Refined structure of porcine pepsinogen at 1.8 A resolution.Sielecki, A.R., Fujinaga, M., Read, R.J., James, M.N.
(1991) J Mol Biol 219: 671-692
- PubMed: 2056534
- DOI: https://doi.org/10.1016/0022-2836(91)90664-r
- Primary Citation of Related Structures:
- PubMed Abstract:
The molecular structure of porcine pepsinogen at 1.8 A resolution has been determined by a combination of molecular replacement and multiple isomorphous phasing techniques. The resulting structure was refined by restrained-parameter least-squares methods. The final R factor [formula: see text] is 0.164 for 32,264 reflections with I greater than or equal to sigma (I) in the resolution range of 8.0 to 1.8 A. The model consists of 2785 protein atoms in 370 residues, a phosphoryl group on Ser68 and 238 ordered water molecules. The resulting molecular stereochemistry is consistent with a well-refined crystal structure with co-ordinate accuracy in the range of 0.10 to 0.15 A for the well-ordered regions of the molecule (B less than 15 A2). For the enzyme portion of the zymogen, the root-mean-square difference in C alpha atom co-ordinates with the refined porcine pepsin structure is 0.90 A (284 common atoms) and with the C alpha atoms of penicillopepsin it is 1.63 A (275 common atoms). The additional 44 N-terminal amino acids of the prosegment (Leu1p to Leu44p, using the letter p after the residue number to distinguish the residues of the prosegment) adopt a relatively compact structure consisting of a long beta-strand followed by two approximately orthogonal alpha-helices and a short 3(10)-helix. Intimate contacts, both electrostatic and hydrophobic interactions, are made with residues in the pepsin active site. The N-terminal beta-strand, Leu1p to Leu6p, forms part of the six-stranded beta-sheet common to the aspartic proteinases. In the zymogen the first 13 residues of pepsin, Ile1 to Glu13, adopt a completely different conformation from that of the mature enzyme. The C alpha atom of Ile1 must move approximately 44 A in going from its position in the inactive zymogen to its observed position in active pepsin. Electrostatic interactions of Lys36pN and hydrogen-bonding interactions of Tyr37pOH, and Tyr90H with the two catalytic aspartate groups, Asp32 and Asp215, prevent substrate access to the active site of the zymogen. We have made a detailed comparison of the mammalian pepsinogen fold with the fungal aspartic proteinase fold of penicillopepsin, used for the molecular replacement solution. A structurally derived alignment of the two sequences is presented.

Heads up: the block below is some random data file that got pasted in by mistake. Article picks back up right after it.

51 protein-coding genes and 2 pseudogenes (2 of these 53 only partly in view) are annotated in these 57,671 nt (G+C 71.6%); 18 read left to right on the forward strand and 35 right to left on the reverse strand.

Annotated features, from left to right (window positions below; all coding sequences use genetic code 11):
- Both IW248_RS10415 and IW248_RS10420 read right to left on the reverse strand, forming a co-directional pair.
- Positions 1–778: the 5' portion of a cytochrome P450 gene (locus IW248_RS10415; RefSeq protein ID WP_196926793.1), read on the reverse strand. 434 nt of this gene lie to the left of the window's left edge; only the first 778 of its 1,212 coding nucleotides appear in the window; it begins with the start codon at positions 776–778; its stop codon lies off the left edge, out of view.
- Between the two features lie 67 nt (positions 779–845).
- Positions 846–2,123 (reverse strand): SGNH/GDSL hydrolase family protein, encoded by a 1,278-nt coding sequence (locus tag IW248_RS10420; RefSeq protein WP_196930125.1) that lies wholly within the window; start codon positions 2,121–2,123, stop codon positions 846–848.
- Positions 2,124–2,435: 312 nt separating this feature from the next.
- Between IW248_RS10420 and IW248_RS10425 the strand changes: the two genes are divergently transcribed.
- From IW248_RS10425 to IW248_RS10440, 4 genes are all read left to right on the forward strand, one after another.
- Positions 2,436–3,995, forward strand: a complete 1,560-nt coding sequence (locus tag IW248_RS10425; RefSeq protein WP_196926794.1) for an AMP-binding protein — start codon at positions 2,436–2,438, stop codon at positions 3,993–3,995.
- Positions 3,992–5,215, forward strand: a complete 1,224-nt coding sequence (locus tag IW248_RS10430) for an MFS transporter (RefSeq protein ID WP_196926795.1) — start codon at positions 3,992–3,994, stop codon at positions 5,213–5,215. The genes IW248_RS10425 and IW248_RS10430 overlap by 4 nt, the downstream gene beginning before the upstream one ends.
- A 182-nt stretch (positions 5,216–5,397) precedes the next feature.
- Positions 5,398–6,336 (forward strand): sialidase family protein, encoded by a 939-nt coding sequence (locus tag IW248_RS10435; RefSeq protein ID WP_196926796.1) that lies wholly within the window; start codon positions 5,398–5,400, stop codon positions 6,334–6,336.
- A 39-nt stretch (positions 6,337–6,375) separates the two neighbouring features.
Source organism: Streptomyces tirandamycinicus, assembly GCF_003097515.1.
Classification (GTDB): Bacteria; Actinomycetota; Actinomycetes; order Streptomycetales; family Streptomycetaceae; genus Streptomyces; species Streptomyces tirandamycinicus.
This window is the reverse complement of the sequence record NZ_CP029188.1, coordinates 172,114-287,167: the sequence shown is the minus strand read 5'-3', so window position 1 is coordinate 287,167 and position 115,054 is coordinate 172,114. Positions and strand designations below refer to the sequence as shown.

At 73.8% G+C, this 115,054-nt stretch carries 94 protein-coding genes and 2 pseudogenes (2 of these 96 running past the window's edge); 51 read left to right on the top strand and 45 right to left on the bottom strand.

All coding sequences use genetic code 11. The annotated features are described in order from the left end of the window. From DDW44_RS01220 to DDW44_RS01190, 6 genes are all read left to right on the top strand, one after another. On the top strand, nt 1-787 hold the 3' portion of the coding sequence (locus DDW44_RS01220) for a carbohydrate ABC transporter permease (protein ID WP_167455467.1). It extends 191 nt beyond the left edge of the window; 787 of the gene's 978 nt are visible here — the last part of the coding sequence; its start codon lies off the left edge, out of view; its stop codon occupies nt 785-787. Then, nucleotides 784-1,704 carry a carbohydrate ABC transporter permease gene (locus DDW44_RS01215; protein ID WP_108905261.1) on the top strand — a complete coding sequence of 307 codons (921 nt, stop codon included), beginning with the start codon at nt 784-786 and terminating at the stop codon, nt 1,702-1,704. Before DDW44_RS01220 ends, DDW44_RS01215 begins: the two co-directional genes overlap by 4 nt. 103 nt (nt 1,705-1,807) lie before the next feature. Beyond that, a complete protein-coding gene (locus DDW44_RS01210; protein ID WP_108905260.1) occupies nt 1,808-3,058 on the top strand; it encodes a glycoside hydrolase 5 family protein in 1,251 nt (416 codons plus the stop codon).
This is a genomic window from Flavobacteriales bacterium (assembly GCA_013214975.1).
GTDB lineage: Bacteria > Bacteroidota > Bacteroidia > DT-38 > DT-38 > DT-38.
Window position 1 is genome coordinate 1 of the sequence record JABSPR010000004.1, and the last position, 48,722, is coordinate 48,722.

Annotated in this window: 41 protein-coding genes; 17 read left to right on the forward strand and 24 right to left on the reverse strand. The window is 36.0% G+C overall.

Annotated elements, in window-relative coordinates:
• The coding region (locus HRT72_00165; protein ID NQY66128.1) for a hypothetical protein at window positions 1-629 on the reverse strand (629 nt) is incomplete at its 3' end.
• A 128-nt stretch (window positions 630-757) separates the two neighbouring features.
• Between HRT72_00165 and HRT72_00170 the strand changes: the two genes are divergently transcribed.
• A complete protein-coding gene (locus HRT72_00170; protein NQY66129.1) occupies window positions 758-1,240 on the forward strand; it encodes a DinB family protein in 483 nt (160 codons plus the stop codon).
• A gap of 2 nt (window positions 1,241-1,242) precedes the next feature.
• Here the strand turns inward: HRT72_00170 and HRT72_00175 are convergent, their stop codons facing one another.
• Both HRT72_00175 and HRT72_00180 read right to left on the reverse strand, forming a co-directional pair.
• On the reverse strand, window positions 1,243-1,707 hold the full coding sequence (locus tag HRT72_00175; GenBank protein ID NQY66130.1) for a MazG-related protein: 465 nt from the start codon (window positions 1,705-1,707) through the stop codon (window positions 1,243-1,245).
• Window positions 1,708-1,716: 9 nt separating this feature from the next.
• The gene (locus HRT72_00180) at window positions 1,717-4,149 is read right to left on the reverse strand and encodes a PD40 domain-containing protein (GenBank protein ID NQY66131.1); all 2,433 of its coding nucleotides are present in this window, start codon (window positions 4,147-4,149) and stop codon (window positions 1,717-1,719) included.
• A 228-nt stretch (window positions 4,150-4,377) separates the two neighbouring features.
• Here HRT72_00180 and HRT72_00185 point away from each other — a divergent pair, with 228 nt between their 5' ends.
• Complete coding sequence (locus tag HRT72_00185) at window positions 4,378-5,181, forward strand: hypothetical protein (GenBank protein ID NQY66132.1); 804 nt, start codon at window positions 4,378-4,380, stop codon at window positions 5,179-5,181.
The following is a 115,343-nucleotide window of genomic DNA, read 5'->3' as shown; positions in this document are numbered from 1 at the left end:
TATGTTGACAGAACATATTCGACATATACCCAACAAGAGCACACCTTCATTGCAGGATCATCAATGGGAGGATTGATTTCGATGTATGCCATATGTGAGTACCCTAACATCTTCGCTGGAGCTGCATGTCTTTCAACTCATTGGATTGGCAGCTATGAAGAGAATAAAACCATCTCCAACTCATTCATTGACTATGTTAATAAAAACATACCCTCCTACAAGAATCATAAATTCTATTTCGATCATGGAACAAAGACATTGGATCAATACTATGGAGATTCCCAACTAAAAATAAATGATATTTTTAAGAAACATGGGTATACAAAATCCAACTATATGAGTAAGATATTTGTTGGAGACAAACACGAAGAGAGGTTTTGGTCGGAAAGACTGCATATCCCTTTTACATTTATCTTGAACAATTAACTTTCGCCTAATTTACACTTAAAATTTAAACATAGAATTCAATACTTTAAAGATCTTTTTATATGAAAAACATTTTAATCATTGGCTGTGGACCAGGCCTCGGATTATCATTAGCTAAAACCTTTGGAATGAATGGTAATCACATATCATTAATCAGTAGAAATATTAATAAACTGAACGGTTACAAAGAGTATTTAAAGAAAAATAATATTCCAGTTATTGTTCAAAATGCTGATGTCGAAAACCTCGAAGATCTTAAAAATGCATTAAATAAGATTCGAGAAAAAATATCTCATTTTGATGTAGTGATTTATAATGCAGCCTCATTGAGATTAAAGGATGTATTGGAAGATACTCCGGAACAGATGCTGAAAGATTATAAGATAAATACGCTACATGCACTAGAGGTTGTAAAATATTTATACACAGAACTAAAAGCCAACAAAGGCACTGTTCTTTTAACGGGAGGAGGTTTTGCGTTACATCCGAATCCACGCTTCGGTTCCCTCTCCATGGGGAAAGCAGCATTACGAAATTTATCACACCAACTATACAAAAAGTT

Department of Biochemistry, University of Alberta, Edmonton, Canada.